Algorithmic trading engines versus human traders: Do they behave different in securities markets?
AbstractAfter exchanges and alternative trading venues have introduced electronic execution mechanisms worldwide, the focus of the securities trading industry shifted to the use of fully electronic trading engines by banks, brokers and their institutional customers. These Algorithmic Trading engines enable order submissions without human intervention based on quantitative models applying historical and real-time market data. Although there is a widespread discussion on the pros and cons of Algorithmic Trading and on its impact on market volatility and market quality, little is known on how algorithms actually place their orders in the market and whether and in which respect this differs form other order submissions. Based on a dataset that for the first time includes a specific flag to enable the identification of orders submitted by Algorithmic Trading engines, the paper investigates the extent of Algorithmic Trading activity and specifically their order placement strategies in comparison to human traders in the Xetra trading system. It is shown that Algorithmic Trading has become a relevant part of overall market activity and that Algorithmic Trading engines fundamentally differ from human traders in their order submission, modification and deletion behavior as they exploit real-time market data and latest market movements. --
Download InfoIf you experience problems downloading a file, check if you have the proper application to view it first. In case of further problems read the IDEAS help page. Note that these files are not on the IDEAS site. Please be patient as the files may be large.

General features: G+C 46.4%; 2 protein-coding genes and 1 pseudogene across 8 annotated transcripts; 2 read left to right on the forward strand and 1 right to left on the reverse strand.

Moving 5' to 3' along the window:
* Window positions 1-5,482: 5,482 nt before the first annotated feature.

Bibliographic InfoPaper provided by Center for Financial Studies (CFS) in its series CFS Working Paper Series with number 2009/10.
Date of creation: 2009
Date of revision:
Contact details of provider:
Postal: House of Finance, Grüneburgplatz 1, HPF H5, D-60323 Frankfurt am Main
Phone: +49 (0)69 798-30050
Fax: +49 (0)69 798-30077
Web page: http://www.ifk-cfs.de/
More information through EDIRC
Electronic Markets; Algorithmic Trading; Order Submission; Securities Trading;
Find related papers by JEL classification:
- D0 - Microeconomics - - General
Please report citation or reference errors to , or , if you are the registered author of the cited work, log in to your RePEc Author Service profile, click on "citations" and make appropriate adjustments.:
- Markus K. Brunnermeier & Lasse Heje Pedersen, 2004.
NBER Working Papers
10755, National Bureau of Economic Research, Inc.
- Lasse H. Pedersen & Markus Brunnermeier, 2004. "Predatory Trading," Econometric Society 2004 North American Winter Meetings 425, Econometric Society.
- Brunnermeier, Markus K & Pedersen, Lasse Heje, 2004. "Predatory Trading," CEPR Discussion Papers 4639, C.E.P.R. Discussion Papers.
- Markus K Brunnermeier & Lasse Heje Pederson, 2003. "Predatory Trading," FMG Discussion Papers dp441, Financial Markets Group.
- Ranaldo, Angelo, 2004. "Order aggressiveness in limit order book markets," Journal of Financial Markets, Elsevier, vol. 7(1), pages 53-74, January.
- Johannes Prix & Otto Loistl & Michael Huetl, 2007. "Algorithmic Trading Patterns in Xetra Orders," The European Journal of Finance, Taylor & Francis Journals, vol. 13(8), pages 717-739.
For technical questions regarding this item, or to correct its authors, title, abstract, bibliographic or download information, contact: (ZBW - German National Library of Economics).
If references are entirely missing, you can add them using this form.